|Fandom:||Star Trek: The Original Series|
|External Links:||Storm Tossed|
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It was published in the print zine Beyond Dreams #6 and later online.
"An injury Kirk sustains while he and Spock visit Kirk's mother at the end of the 5-year mission causes unforseen problems in their relationship."
Reactions and Reviews
I thought this was a very well written and absorbing story that kept me interested right to the end. Elise comes up with a different reason for Spock to leave for Gol, and then stay there, than I’ve ever read in a K/S story, and that isn‘t easy to do after 20 years of fan fiction. Some intense hurt/comfort and lots of angst in this one. Actually the unhappiness between the boys was a bit too drawn out for my tastes since I’m not a huge fan of prolonged anguish and heartache. But that‘s just my personal preference—I know lots of people love angst, the more the better! 
In a recent LOC of this author's previous work, I indicated that the only complaint I had was that the story was much too short and I wanted more. Well, I am happy to say that I have no such complaint to make about "Storm Tossed". This appears to be the longest story Elise has written to date, yet despite its length, I never lost interest as events unfolded, rather, I couldn't wait to turn the page to see what happened next.
This story is set near the end of the Enterprise's five year mission. Kirk and Spock are bonded and both are very happy and content with their relationship. Kirk then decides to take Spock home with him to Iowa to meet his family, specifically his mother. Upon arrival, however, they are quick to discover that Winona Kirk disapproves of Spock and the relationship he has with her son. While this creates a rather uncomfortable situation for Spock, he nevertheless is willing to tolerate her negative attitude since he certainly has no intentions of ending what he shares with Kirk, regardless of what anyone, including Kirk's mother, thinks. Then during a family get-together, disaster strikes Kirk. It only lasts a split second, but the aftereffects of that instantaneous event are long-lasting and over time, prove to be devastating to Kirk and Spock's relationship. Worse, Winona Kirk seizes the opportunity in front of her and through legal maneuvers, prevents Spock from providing the type of help he feels Kirk needs to recover. Her efforts, aimed at isolating Kirk from Spock, are not successful, but those efforts add to the already strained relationship between the two. Spock, still holding out hope that he and Kirk can salvage what they once had, travels to Gol to procure the aid of a healer to reassure himself that he can safely meld with Kirk, something he has been afraid to do since the accident. It proves to be a time-consuming task and unbeknownst to Spock, Kirk becomes convinced the Vulcan is never coming back. When Spock finally completes his task and is ready to depart, he receives some unexpected news that turns his world and everything he thought he knew about his relationship with Kirk upside down. He realizes that returning to his bond mate's side is now an impossibility, so he makes the only choice left to him: to stay at Gol and achieve the Kolinar.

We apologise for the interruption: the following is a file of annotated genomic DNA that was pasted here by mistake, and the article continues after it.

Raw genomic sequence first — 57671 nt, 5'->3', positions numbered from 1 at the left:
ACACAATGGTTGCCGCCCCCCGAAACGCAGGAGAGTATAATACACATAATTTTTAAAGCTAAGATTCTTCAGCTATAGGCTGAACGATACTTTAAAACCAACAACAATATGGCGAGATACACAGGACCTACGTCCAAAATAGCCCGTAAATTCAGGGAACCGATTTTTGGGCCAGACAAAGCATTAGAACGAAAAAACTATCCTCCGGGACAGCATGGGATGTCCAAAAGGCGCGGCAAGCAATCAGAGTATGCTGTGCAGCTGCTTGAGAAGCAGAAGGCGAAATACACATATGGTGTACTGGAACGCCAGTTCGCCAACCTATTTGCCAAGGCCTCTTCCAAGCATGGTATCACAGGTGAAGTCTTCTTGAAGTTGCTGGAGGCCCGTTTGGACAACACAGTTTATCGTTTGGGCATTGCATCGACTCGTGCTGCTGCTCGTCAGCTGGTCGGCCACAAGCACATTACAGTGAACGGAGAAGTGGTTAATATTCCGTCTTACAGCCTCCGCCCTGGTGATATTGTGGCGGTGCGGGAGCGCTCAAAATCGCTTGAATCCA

It is at this point in the story where events unfold as portrayed in the novelization of ST:TMP. With Spock long gone, Kirk marries Lori Ciani and settles into his new life as husband and Chief of Operations. His relationship with Lori, however, quickly sours because as much as he would like to deny it, his heart belongs to Spock. Alone once again, he seeks comfort and solace from the one person in his life he feels still loves him - his mother. It is only after a heart-to-heart talk with her on the family farm that her reasons for her disapproval of his relationship with Spock are revealed. While there, he also uncovers a small mystery involving Lori, one which he quickly dismisses as unimportant. Soon he leaves his childhood home, determined to travel to Vulcan and get his once and future bond mate back. His efforts, however, prove fruitless as he learns that Spock is now forever beyond his reach.